At first, the fossil was smuggled out of Mongolia, as many dinosaurs are. It found its way to Japan, then Britain, then France. In 2015, the private collector who finally bought it contacted the paleontologist Pascal Godefroit to get his opinion on the specimen.
Godefroit’s opinion was: This is one weird dinosaur.
The creature was clearly a small predator, much like Velociraptor. Its feet even had the distinctive sickle-shaped claws that clinked across the kitchen floor in Jurassic Park. But its long neck and tapering snout resembled those of a swan. Its arms and hands also had unusual proportions—something halfway between the grasping limbs of other raptors and the flattened flippers of modern penguins. It looked like a Velociraptor that had adapted for life in the water—that is, if it was even an actual dinosaur.
“It was so strange that we suspected that it might have been a chimera—a mix of different skeletons glued together. It wouldn’t be the first time,” says Andrea Cau from the University of Bologna, who joined Godefroit’s investigation. “We had to be sure that it was a real dinosaur and not a fake.”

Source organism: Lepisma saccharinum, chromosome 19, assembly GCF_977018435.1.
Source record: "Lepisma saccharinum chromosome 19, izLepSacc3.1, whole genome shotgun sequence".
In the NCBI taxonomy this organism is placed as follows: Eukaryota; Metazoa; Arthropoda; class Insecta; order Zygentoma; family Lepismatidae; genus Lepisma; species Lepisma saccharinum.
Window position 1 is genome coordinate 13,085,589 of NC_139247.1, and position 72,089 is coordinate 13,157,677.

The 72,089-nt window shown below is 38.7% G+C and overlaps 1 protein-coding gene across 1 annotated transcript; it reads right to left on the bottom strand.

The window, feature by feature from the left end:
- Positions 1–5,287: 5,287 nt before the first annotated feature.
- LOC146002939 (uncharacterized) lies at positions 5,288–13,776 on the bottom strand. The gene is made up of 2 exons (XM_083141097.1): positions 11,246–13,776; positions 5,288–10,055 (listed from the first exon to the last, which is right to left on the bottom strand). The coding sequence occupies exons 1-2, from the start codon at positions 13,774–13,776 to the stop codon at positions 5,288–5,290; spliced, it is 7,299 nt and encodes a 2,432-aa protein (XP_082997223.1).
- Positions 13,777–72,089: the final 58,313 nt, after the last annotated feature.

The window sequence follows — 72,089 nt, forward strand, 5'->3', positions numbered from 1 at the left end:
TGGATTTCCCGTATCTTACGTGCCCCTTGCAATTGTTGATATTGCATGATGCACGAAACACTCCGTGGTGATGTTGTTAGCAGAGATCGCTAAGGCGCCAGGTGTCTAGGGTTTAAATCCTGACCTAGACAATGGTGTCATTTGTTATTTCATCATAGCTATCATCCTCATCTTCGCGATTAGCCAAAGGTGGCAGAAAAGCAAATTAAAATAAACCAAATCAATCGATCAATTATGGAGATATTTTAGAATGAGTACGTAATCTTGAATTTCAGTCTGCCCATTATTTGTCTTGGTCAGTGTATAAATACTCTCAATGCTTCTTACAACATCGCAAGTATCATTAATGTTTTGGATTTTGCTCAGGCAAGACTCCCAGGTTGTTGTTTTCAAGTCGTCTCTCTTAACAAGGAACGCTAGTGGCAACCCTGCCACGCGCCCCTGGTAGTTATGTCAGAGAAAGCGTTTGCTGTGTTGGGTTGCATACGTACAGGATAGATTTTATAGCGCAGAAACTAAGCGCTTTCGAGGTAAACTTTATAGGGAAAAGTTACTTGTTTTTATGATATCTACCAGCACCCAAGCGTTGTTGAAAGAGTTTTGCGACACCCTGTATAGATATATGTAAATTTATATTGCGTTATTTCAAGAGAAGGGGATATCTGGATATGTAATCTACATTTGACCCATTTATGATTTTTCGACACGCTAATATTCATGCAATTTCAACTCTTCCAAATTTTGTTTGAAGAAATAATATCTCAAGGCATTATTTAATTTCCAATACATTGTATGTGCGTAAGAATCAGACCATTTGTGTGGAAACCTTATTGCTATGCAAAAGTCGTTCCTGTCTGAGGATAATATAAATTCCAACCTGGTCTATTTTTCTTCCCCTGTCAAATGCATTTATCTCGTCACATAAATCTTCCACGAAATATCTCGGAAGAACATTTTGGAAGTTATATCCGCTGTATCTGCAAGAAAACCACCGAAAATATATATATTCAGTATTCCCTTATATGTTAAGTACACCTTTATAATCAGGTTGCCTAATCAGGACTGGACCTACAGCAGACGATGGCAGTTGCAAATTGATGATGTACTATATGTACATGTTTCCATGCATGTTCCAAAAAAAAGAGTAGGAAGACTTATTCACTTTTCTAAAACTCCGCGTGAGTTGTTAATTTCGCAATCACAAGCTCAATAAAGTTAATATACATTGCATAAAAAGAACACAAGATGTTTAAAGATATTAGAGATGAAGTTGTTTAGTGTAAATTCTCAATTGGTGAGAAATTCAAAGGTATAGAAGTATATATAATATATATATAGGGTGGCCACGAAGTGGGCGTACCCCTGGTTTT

Since most of the animal was still encased in a 15-inch block of stone, the team took it to Grenoble, and scanned it using a particle accelerator. The scans showed that the block was a solid mass that hadn’t been assembled from separate pieces. And the parts of the skull still within it were identical to those on the outside, as were the hidden arm bones. This swan-necked, duck-snouted, almost-paddle-limbed, sickle-clawed creature was assuredly weird—but it was a real dinosaur. (Cau notes that the scans are all openly available in case any other paleontologists want to check them.)